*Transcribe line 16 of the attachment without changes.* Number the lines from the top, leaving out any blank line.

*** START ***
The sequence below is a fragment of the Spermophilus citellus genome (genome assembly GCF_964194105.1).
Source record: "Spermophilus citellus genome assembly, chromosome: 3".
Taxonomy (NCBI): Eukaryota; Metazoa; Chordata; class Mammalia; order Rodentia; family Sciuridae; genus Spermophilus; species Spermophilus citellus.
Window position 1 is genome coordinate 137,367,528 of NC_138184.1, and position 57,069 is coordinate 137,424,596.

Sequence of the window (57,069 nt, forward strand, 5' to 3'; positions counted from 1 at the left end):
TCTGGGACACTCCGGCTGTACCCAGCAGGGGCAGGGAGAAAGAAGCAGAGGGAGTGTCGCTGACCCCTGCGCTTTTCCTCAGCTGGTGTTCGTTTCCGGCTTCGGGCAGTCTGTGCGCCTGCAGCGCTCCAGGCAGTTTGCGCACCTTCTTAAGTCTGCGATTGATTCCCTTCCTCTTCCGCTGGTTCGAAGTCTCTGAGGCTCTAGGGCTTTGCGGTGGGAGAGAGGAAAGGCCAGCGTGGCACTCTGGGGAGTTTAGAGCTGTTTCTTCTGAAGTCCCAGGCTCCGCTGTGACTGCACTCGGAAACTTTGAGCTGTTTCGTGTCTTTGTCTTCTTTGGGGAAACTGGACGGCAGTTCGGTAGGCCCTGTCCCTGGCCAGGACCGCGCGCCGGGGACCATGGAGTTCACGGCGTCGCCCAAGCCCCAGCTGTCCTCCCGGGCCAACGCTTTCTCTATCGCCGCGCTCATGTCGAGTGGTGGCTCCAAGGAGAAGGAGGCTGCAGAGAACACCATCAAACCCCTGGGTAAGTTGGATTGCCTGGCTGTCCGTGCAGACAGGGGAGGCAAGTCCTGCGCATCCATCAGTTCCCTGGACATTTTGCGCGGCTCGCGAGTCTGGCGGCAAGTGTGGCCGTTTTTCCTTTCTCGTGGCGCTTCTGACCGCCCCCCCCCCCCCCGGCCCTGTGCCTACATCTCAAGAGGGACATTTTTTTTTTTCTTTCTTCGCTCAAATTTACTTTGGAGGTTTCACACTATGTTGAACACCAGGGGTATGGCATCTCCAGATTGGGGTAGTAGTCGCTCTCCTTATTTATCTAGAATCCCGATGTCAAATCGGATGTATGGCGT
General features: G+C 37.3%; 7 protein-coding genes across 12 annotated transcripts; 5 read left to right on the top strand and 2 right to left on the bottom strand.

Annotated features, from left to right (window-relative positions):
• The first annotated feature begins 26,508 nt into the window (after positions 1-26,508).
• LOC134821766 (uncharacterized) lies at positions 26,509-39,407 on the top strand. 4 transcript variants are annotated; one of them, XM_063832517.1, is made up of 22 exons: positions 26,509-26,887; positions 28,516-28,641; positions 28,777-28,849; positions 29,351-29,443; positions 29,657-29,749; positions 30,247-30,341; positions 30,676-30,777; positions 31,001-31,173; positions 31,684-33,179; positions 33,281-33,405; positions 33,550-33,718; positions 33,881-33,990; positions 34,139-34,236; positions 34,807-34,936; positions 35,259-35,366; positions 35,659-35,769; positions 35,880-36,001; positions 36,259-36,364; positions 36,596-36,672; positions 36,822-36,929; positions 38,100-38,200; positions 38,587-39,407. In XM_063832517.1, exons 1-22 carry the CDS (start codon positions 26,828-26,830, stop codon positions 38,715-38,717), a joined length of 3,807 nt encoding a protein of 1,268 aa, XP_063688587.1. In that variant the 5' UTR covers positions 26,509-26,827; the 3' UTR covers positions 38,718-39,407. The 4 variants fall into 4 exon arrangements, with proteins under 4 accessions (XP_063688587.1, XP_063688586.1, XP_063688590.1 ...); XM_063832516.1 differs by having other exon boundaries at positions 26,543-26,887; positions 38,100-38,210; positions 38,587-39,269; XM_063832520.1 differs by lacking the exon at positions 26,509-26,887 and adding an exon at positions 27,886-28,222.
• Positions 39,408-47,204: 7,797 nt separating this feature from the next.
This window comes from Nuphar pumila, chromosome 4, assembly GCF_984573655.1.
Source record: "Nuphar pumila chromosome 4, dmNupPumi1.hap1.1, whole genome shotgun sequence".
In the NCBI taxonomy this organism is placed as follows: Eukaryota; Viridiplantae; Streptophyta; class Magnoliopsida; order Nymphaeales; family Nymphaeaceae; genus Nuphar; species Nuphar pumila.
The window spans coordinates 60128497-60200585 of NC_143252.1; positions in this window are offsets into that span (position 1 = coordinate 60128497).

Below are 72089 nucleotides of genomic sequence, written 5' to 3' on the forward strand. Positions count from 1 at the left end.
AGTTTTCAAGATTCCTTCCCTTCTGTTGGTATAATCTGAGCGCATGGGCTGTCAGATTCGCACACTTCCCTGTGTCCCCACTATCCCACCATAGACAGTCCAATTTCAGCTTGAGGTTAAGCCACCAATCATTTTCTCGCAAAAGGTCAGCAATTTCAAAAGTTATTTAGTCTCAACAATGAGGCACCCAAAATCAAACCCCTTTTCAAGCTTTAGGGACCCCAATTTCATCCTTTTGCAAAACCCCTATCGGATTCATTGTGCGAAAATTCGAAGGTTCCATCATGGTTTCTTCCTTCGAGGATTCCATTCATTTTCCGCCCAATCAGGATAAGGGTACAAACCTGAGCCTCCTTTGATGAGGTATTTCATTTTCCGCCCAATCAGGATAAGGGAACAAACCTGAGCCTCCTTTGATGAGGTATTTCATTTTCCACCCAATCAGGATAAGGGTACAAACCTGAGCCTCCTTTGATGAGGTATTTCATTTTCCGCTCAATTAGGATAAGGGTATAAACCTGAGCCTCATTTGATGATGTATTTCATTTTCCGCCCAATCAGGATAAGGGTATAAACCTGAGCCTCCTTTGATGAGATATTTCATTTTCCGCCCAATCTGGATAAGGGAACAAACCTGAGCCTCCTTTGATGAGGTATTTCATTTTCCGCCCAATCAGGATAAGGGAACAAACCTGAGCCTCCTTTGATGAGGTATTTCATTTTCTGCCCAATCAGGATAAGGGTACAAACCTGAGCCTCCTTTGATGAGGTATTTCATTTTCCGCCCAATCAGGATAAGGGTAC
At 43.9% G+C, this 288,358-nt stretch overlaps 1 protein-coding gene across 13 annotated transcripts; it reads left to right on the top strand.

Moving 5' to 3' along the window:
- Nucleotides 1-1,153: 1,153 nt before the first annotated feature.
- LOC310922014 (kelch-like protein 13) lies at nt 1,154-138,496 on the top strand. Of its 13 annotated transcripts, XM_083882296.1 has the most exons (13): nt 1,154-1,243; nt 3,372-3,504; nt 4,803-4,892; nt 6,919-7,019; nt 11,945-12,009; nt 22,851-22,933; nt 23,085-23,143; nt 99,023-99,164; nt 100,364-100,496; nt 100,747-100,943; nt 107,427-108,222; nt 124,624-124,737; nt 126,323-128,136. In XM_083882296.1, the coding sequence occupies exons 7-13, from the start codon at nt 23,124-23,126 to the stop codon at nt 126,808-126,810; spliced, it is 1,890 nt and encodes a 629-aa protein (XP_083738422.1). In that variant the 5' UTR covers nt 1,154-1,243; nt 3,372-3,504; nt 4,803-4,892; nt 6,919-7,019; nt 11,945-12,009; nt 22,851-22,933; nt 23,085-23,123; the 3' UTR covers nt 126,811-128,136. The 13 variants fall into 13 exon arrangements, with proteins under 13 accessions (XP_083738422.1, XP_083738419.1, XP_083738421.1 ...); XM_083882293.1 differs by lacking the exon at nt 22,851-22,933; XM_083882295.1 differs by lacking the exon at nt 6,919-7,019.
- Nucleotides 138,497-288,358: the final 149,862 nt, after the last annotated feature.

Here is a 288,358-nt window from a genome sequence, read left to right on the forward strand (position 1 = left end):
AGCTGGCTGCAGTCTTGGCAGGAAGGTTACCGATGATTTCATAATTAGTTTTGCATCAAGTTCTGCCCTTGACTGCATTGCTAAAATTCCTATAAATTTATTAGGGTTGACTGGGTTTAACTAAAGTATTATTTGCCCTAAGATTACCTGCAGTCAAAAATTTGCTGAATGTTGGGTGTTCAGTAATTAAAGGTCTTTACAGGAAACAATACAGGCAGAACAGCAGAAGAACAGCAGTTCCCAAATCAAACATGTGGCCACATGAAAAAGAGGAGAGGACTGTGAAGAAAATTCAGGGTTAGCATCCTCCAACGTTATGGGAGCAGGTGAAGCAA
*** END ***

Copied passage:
Below are 72089 nucleotides of genomic sequence, written 5' to 3' on the forward strand. Positions count from 1 at the left end.